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Political activists say they are public watchdogs for Tigard issues



by: JAIME VALDEZ - Karen Crichton, of Lake Oswego, and Steve Bintliff, of Tigard, address the city council at last month's Town Hall. The two founded Tigard First, a local polical group that aims to be the city's 'watchdog.'Be prepared for a little more controversy at city meetings over the next several months.

A new political group has cropped up in Tigard over last few months; aiming to stop the city from imposing what it believes are unfair practices that go against the will of the people.

The group has connections to Occupy Portland and met trying to stop a Walmart store from opening off Pacific Highway.

In August, a group of political activists calling themselves “Tigard First” announced that they would be getting involved in city politics in order to bring more transparency to a system they see as dysfunctional.

Interested?

The group meets at 7:30 p.m., Mondays at Tigard Grange, 13770 S.W. Pacific Highway.

The group's meeting on Nov. 11 is cancelled in honor of Veterans Day

Named after an anti-Walmart group first formed in 2006, the group has spent the majority of its time trying to fight a controversial new Walmart superstore under construction on Southwest Dartmouth Street.

Tigard First members have argued that the city had greater authority in stopping the Walmart from coming to town.

“We decided from our experience protesting Walmart that there are systemic problems with city government,” said founding member Steve Bintliff.

When it formed in August, Tigard First members said they didn’t want to focus just on Walmart.

The group has already begun some of that work, questioning budgetary issues at a recent town hall and writing local media about the Tigard Area Chamber of Commerce.

The Chamber is often used by the city for several city functions despite its lack of access for disabled residents.

“There is no ramp or access for people with mobility challenges, so apparently only able-bodied business-people & citizens are welcome at these functions/meetings-?” the group writes.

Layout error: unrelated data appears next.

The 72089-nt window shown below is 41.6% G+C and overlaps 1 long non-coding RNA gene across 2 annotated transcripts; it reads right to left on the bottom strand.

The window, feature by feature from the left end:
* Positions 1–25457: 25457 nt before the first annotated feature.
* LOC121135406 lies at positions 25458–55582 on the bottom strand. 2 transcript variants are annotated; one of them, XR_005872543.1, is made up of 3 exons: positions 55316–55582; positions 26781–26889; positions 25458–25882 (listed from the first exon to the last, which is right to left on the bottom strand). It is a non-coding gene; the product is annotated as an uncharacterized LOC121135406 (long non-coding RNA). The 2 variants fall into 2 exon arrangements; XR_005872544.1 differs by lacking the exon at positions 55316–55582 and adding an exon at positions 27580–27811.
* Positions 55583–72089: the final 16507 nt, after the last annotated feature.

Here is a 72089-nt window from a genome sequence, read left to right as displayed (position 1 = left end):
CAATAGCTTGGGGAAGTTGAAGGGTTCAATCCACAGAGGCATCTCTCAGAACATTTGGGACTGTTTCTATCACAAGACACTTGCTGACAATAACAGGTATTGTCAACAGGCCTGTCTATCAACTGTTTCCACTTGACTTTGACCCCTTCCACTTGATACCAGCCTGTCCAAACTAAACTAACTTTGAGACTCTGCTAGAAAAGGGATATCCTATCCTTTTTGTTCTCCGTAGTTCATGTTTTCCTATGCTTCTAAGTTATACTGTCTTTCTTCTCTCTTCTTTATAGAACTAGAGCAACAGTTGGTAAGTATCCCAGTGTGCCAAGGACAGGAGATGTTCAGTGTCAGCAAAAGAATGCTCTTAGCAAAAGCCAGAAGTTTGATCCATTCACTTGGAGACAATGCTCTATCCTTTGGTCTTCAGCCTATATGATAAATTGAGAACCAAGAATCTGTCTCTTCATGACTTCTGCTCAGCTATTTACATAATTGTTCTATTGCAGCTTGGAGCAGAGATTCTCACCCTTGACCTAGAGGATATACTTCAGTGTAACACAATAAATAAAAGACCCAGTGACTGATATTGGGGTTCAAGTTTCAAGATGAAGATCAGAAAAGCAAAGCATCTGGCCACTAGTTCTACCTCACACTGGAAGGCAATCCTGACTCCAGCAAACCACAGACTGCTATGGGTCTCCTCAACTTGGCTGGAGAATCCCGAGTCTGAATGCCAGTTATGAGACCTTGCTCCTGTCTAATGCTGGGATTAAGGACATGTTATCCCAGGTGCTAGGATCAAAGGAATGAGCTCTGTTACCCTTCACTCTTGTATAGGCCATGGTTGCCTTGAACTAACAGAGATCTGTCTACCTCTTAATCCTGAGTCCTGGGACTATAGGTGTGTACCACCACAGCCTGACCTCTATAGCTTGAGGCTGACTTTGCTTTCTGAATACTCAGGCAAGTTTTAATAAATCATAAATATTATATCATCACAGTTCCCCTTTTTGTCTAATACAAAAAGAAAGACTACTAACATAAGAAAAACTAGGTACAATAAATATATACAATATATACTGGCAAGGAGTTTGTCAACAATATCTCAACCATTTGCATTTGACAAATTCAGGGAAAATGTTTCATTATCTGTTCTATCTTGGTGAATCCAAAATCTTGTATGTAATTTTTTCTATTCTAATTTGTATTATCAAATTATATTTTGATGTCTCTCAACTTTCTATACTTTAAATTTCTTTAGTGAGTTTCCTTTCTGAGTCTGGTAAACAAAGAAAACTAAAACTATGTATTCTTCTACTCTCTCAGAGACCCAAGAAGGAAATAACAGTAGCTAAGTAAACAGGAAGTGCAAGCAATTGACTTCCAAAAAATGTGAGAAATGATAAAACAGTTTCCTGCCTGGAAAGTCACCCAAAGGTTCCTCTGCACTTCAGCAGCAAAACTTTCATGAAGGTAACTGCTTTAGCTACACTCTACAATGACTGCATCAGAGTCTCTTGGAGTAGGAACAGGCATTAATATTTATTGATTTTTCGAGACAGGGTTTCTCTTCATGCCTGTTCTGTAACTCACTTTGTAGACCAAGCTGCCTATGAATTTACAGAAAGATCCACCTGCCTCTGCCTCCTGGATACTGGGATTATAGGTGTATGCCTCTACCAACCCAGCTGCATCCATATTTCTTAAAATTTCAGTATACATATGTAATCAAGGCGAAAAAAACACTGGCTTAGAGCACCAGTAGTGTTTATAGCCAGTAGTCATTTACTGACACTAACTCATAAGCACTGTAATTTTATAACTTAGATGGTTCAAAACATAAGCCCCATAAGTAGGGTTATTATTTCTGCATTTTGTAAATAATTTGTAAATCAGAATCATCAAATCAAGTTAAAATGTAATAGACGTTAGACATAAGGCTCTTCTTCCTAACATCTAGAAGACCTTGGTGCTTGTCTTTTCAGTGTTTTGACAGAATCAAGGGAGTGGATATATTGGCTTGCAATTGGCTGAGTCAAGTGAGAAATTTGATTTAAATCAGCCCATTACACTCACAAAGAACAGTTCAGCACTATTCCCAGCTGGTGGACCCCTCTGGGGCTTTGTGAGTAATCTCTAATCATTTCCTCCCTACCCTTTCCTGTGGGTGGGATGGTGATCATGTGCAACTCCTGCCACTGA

Bintliff said the group will continue to expose issues that it believes voters should know about.

Running for office

Tigard First is made of less than a dozen core members. Most are Tigard residents, but the group also includes members who do not live or work inside the city.

Bintliff said he sees Tigard First as a place where people can come and share their grievances about the city and as a watchdog for city government.

“People in Tigard have so much going on in their lives, they don’t have the time to dig around for information,” said Tigard First member Dave Otto. “If they have the info it would help them make better decisions.”

But in order to affect real change, Bintliff said the group is considering running for public office.

“We have to do something and change the dynamics in order to change how the elections go,” Bintliff said. “Otherwise you’ll just end up with the same old thing. If ever there was time for new blood that are more like the rest of us, it’s now. There would be a world of difference.”

Next year, Tigard city councilors Gretchen Buehner and Marc Woodard’s terms will be up, and Mayor John L. Cook was elected to fill the remainder of former mayor Craig Dirksen’s term, which expires in 2014.

Bintliff said there has been some talk about putting candidates up for the mayor’s seat and city council, but those decisions are still being decided.

“We could field a slate of candidates, or make a voters guide, or we could endorse somebody after really looking them over. That’s all on the table,” he said.

Roads Not Rails

The group has not come out formally in support of the Southwest Corridor Plan — a project by Metro and area cities to plan for growth in the area and possibly bring a MAX light rail line or bus rapid transit through town into Tualatin — but individual members said they support the plans.

“There is no transit out here except for a few bus stops,” Otto said. “If you’re not going to widen the roads, at least find a way to get people out of their cars. MAX is always full during rush hour.”

That contrasts with Roads Not Rails, a group working on the opposite end of the political spectrum.

Largely made up of conservative Republicans, the group has come out in opposition to the Southwest Corridor Plan, which could bring a MAX light rail line or bus rapid transit line to Tigard over the next several years.

The measure is headed to voters in March. If passed, it would stop the city from planning a transit line to town unless voters approve the price tag and changes in road capacity and housing density associated with the project.

The group also opposed the Tigard charter amendment on Tuesday’s special election, which it tied to the city’s work with the Southwest Corridor project.

“For us, they’re the same issue,” Roads Not Rails member Tim Esau said.

While Tigard First has said it plans on inserting itself into several local issues, Esau said his group would largely stay out of politics.

“We’ll just keep heading down this track we’re on,” Esau said. “Pun intended.”

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